I have not gotten very far in the book because the first bit of NON-fiction information I’ve gotten about Tom Robbins is that he was born in 1932.
Wait a minute. 1932? Really? That makes him 82 years old! How can that BE?
So I’ve put his book down for a while. I’ll let that information settle and come back to it in a few days.
Meanwhile, here’s a great story I heard him tell a few years ago:
A Bodhisattva was starting on a journey to have an audience with the Buddha. As he began his journey he passed an aspirant who was sitting in meditation. This fellow was a particularly dedicated aspirant and, although he was sitting in the hot sun and also on an ant hill where the ants were nibbling away at his flesh, he concentrated and stayed in meditation.
When he noticed the Bodhisattva passing he called out to him, “Please ask the Buddha for me how many more lifetimes I have to do this before I reach enlightenment?” The Bodhisattva promised he would ask.
Another aspirant — a young man who was much less serious about his meditation discipline and, in fact, enjoyed music and dancing when he should have been in deep comtemplation — heard this exchange and called out to the Bodhisattva, “Hey please ask him for me, too.” The Bodhisattva promised he would.
A month later, returning from his pilgrimage, the Bodhisattva came upon the serious aspirant, still in meditation despite the fact that his skin was burned by the sun and painfully eaten by the ants. The monk said to him, “Well? What did the Buddha say?”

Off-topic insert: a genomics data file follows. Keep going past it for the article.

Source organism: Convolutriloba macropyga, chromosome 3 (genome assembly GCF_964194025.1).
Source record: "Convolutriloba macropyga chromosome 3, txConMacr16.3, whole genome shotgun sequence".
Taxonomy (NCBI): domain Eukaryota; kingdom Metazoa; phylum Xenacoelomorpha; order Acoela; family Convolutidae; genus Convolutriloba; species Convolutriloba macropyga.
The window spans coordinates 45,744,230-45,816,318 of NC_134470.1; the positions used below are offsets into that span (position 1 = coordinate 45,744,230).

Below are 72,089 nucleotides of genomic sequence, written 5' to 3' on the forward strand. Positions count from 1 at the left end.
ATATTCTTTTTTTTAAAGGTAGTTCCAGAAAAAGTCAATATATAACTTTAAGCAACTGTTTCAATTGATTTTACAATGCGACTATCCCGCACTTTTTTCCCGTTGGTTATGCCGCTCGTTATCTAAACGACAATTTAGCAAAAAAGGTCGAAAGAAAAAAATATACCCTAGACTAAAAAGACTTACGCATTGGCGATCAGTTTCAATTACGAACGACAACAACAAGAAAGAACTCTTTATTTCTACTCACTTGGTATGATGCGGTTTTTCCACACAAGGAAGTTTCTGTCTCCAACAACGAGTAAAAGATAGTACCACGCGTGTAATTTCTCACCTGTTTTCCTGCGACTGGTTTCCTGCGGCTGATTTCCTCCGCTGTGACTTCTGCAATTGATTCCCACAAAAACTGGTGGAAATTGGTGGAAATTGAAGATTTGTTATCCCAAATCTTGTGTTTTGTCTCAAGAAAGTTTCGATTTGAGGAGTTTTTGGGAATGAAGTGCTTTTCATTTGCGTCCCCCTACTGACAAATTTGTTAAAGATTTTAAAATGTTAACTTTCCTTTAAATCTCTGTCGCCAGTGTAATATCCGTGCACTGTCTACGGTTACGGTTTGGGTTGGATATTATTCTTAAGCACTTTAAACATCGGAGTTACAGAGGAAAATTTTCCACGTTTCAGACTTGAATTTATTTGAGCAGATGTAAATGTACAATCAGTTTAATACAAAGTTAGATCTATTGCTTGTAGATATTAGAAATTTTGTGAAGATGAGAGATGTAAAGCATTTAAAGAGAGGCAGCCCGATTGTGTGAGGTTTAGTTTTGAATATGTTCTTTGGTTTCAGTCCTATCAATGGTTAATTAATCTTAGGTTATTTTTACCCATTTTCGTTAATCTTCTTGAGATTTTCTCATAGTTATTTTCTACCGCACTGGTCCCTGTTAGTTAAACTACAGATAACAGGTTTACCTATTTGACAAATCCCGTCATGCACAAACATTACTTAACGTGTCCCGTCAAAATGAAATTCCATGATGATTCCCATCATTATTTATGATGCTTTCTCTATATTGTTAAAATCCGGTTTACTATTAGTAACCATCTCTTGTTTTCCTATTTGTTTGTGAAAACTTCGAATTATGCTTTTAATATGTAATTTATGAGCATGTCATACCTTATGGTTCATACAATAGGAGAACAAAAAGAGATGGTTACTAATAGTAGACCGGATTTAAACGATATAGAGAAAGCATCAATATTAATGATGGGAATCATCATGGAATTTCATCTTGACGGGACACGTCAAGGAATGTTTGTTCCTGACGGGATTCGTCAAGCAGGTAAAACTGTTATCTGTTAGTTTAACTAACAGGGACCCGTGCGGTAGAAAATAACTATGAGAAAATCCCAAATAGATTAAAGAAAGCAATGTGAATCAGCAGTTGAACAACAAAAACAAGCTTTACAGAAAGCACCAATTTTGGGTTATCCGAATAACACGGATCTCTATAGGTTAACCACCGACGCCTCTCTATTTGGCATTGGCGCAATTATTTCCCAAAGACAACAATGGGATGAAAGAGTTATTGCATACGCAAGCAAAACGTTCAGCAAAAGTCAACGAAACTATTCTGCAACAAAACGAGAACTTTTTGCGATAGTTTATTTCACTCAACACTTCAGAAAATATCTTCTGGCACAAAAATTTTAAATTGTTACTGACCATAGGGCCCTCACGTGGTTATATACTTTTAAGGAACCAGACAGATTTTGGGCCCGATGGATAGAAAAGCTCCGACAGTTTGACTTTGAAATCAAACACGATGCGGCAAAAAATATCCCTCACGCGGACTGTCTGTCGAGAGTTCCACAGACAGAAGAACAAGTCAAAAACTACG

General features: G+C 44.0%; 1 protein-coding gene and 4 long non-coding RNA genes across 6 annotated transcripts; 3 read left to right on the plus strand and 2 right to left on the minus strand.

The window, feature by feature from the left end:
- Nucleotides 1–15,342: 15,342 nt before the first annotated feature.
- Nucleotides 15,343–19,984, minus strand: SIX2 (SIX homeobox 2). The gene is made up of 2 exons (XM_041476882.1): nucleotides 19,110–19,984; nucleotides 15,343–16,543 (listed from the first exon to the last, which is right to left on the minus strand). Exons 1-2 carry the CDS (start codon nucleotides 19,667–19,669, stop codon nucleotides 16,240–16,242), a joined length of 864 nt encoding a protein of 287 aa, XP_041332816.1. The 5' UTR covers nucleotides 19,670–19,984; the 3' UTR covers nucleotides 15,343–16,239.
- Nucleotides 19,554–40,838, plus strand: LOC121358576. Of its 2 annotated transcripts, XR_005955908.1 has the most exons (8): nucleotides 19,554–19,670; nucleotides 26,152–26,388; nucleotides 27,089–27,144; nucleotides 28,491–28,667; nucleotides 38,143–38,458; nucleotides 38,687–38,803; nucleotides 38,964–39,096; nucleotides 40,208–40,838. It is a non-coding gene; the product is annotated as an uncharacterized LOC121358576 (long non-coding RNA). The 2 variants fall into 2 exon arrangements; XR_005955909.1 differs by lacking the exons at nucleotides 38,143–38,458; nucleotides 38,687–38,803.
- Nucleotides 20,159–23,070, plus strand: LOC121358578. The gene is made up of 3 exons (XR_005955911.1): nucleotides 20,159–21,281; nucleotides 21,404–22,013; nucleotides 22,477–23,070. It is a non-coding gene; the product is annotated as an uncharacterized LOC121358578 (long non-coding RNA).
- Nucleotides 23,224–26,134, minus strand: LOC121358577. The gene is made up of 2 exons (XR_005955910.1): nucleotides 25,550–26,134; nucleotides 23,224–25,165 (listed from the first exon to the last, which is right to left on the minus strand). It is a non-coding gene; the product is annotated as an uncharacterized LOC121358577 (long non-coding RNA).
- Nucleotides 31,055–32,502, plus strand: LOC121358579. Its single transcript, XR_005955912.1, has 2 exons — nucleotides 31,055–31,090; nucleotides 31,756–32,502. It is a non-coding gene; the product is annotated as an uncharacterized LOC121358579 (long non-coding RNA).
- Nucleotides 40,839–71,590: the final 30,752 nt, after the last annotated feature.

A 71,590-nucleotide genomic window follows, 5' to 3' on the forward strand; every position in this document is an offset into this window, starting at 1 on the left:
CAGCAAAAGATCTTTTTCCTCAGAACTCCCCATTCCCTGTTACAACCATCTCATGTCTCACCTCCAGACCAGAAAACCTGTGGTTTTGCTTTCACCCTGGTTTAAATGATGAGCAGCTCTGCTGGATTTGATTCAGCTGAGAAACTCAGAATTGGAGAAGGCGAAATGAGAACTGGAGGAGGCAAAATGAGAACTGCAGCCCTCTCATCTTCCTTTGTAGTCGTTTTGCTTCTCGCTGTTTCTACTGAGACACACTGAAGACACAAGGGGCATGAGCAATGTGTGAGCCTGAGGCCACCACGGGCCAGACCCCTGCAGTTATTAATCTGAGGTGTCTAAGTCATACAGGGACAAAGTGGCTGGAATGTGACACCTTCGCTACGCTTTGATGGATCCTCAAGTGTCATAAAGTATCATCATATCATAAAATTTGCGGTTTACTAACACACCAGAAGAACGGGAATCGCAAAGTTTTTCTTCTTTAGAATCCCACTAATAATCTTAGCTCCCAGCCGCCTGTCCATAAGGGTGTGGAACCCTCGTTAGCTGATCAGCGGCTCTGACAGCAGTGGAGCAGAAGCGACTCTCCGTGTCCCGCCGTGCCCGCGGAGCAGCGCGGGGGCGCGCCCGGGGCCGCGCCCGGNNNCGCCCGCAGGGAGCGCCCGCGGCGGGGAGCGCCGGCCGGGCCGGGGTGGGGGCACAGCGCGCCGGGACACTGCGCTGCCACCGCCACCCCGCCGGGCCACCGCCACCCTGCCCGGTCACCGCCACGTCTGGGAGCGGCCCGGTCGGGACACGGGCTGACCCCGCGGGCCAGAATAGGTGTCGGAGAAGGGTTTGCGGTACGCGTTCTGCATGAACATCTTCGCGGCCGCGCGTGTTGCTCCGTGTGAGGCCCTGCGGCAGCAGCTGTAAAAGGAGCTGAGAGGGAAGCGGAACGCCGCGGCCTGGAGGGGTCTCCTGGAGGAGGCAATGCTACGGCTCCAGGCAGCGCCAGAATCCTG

The said, “The Buddha says you have to live four more lifetimes before you reach enlightenment.”
The aspirant was terribly distraught by this news and broke down weeping.
The other monk, who was was listening to music and dancing instead of meditating, called out “And what about me? What did the Buddha say about me?”
The Bodhisattva looked at him for a moment and then said, “You see that tree over there? The Buddha said that, ‘as many leaves as are on that tree, that’s how many more lives you must live before you can reach enlightenment.’ ”
The dancing monk looked at the tree for a moment, smiled a big smile, and then said “That’s all? COOL!” And danced with renewed vigor and joy.
Then, at that moment, he reached enlightenment.